The investigation into a naval flight officer suspected of giving secrets to China and Taiwan triggered a potential national security incident alert to senior leadership in the Navy and Pentagon, two Navy officials confirmed to USNI News late Tuesday.
Lt. Cmdr. Edward Chieh-Liang Lin, 39, was quietly detained in September from his duty station as a department head assigned to the Navy’s secretive Special Projects Patrol Squadron Two ‘Wizards’ (VPU-2) at Marine Corps Air Base Kaneohe, Hawaii, and has been held at the Naval Consolidated Brig in Chesapeake, Va., under pre-trial confinement since.
Three months later, in December, Pentagon and Navy leadership received an incident alert that classified information could have been compromised, the two officials confirmed.
The alert likely stemmed from a requirement outlined in the Navy’s Office of the Judge Advocate General handbook for litigating national security cases.
According to the handbook, OJAG’s National Security and Intelligence Law Division “is required to notify the Department of the Navy General Counsel (DON GC) if serious disciplinary action is being contemplated with respect to compromise of classified information.
Additionally, [the National Security and Intelligence Law Division] is responsible to ensure that the Secretary of the Navy and the [Chief of Naval Operations] or the Commandant of the Marine Corps, as appropriate, are kept advised of the status of such cases.”
In addition to Navy leadership, the House and Senate armed services committees were also notified when Lin was initially detained in September, committee sources told USNI News on Tuesday.
The committees were “informed of the allegations against [Lt. Cmdr.] Edward Lin prior to his placement in pre-trial confinement,” a source on the Senate Armed Services Committee told USNI News.
While the Navy has not released details of the case beyond a heavily redacted list of charges, defense officials did tell USNI News on Friday that the investigation was being conducted by NCIS and the FBI.
Lin served in one of the Navy’s most sensitive signals and electronic intelligence reconnaissance units responsible for – in part — ascertaining the strengths and weaknesses of the defense systems of potential adversaries, particularly China and Russia.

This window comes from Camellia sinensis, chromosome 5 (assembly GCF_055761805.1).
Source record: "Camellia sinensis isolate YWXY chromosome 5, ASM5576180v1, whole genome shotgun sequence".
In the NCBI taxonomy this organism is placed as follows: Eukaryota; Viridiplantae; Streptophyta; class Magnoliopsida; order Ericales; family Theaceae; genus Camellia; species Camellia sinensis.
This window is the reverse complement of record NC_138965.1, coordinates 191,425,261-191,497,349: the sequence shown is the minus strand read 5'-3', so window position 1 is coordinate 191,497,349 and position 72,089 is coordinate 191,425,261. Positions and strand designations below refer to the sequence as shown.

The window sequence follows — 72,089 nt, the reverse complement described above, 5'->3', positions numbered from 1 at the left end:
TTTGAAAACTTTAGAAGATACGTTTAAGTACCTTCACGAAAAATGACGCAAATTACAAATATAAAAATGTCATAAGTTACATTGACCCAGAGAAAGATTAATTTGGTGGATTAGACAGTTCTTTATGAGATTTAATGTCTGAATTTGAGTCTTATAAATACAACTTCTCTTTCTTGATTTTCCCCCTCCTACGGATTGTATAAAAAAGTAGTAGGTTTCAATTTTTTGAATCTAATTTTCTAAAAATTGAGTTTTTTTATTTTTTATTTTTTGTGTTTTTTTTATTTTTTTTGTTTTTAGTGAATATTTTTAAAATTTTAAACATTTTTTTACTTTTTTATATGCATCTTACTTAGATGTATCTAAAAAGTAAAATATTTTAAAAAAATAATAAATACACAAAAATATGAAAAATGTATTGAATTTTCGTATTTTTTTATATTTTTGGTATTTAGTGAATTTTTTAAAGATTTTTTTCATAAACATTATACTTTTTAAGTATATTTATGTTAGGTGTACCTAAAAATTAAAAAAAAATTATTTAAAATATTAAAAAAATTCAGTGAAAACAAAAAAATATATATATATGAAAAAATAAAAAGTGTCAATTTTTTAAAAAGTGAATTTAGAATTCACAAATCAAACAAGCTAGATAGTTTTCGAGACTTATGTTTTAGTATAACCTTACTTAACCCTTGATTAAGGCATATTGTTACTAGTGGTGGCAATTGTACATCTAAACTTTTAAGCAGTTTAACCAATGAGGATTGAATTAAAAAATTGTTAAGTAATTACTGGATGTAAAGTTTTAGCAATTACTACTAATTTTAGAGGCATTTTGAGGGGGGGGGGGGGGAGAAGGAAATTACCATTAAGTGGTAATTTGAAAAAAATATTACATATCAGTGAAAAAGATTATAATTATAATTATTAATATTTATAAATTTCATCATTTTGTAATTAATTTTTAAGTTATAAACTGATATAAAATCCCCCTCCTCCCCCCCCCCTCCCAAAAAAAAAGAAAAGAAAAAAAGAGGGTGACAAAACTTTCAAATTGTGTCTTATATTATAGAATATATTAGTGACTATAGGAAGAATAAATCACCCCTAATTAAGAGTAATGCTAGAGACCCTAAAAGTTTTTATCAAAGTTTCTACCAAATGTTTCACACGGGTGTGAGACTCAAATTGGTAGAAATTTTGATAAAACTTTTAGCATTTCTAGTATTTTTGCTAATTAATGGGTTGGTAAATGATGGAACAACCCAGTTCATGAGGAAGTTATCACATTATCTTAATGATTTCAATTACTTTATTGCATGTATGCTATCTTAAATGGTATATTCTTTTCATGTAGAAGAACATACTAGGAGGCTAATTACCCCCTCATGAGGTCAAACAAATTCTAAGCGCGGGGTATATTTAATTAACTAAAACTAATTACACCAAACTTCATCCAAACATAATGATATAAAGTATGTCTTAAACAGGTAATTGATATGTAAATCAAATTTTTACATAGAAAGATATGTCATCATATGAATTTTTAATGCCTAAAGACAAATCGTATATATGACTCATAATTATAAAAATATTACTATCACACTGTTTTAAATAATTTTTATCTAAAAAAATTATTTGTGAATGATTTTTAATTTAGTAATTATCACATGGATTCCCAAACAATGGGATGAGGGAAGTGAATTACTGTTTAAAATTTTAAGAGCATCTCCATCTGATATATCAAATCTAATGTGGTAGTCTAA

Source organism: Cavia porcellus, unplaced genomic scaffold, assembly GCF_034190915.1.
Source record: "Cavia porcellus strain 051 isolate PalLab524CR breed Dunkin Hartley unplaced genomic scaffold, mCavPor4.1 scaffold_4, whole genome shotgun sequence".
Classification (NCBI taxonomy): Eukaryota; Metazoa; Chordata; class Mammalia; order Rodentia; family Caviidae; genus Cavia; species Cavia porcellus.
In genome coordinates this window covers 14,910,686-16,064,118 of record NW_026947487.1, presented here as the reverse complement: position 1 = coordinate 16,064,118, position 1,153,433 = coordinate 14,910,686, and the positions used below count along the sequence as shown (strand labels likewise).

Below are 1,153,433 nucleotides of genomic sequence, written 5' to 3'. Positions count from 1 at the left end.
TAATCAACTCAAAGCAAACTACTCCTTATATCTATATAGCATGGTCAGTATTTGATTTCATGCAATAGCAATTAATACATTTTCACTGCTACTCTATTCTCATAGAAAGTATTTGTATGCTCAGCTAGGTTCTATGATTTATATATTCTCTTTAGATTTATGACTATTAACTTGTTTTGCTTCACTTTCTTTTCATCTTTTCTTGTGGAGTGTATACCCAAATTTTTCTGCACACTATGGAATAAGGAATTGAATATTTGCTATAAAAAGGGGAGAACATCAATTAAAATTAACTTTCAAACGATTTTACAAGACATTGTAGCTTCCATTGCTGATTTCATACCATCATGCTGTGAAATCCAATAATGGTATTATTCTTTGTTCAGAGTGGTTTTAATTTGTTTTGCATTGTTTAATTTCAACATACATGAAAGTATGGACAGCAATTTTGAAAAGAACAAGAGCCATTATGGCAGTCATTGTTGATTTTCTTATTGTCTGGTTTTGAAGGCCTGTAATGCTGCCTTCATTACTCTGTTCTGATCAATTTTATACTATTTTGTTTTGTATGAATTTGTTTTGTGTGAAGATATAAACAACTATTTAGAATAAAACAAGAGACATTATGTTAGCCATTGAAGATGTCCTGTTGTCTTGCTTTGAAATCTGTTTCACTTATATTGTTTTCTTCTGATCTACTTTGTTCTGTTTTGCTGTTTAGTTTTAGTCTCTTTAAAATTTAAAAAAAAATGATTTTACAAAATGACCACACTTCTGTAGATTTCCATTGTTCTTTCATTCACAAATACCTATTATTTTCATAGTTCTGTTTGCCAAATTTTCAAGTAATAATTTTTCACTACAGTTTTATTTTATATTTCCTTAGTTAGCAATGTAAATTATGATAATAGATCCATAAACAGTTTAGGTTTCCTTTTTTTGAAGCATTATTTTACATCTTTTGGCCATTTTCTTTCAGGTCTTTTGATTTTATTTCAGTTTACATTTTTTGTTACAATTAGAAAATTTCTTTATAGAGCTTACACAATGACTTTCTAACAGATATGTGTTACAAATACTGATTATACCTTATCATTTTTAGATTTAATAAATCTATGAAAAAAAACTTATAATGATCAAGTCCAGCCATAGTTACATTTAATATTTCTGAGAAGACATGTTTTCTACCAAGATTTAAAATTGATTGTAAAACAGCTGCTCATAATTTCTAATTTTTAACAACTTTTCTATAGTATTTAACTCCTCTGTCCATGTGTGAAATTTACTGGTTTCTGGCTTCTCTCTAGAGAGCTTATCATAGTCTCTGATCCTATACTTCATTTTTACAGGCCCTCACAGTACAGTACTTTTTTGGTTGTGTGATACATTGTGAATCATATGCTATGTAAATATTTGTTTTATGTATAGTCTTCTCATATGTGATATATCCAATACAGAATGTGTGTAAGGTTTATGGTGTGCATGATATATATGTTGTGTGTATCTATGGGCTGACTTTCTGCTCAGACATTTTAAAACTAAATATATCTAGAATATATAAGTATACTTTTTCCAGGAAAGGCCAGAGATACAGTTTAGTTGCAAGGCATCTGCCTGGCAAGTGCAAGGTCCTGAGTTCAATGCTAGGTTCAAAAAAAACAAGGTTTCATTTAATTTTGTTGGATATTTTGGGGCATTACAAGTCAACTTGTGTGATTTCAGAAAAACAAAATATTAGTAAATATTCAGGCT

Likely due to the sensitivity of what Lin could have allegedly shared with China and Taiwan, the case was has been designated a “National Security Case,” which is tried with an additional set of rules above those of normal courts-martial due to the sensitivity of the evidence involved in the proceedings.
The combination of Lin’s extended pre-trial confinement – which would have been reviewed several times before his Friday Article 32 hearing under military law– and the alerts to Navy leadership, the Pentagon and Congress may indicate prosecutors believe that Lin was able to pass classified information to a foreign government.
However, the question remains why the Navy is handling the case rather than the Department of Justice, which has more experience and resources in prosecuting national security cases.
The DoJ and the Pentagon have a 1984 memorandum of understanding outlining which cases each prosecutes. Under Navy rules, in respect to the DoJ MOU, 72 hours after a preliminary investigation suggests an act of espionage occurred, the NCIS is required to notify the relevant government investigative agency – in this case, the FBI.
The unusual length of Lin’s eight-month-long pretrial confinement could be one reason the Navy took the lead on Lin’s case over the DoJ, Rob “Butch” Bracknell, a former Marine and military lawyer, told USNI News.
“One could be they wanted to incapacitate this guy and keep them from continuing to communicate with the foreign power. If he’s indicted and arrested, he would probably be released on bail in the federal system,” Bracknell said.
“In a civil law system there’s a presumption for bail; conversely in the military system there’s a very low showing required to keep someone in pretrial confinement.”
Military jurors are could be more likely to understand the technical aspects of the evidence and already have the clearance to view classified information, he said. Also, military law can stack additional charges that don’t exist in federal court – like the Navy’s allegations that Lin committed adultery and paid for prostitutes.
Additionally, Bracknell said a military proceeding would be easier than a federal trial for “public messaging.”
“The military probably can also place greater restraints on the media and control the public messaging better,” he said.
“That’s not a flattering aspect of the military system, but it’s true.”
Following last Friday’s Article 32 hearing, Adm. Phil Davidson – the head of U.S. Fleet Forces Command – will review the case and decide whether or not to take the case to court-martial.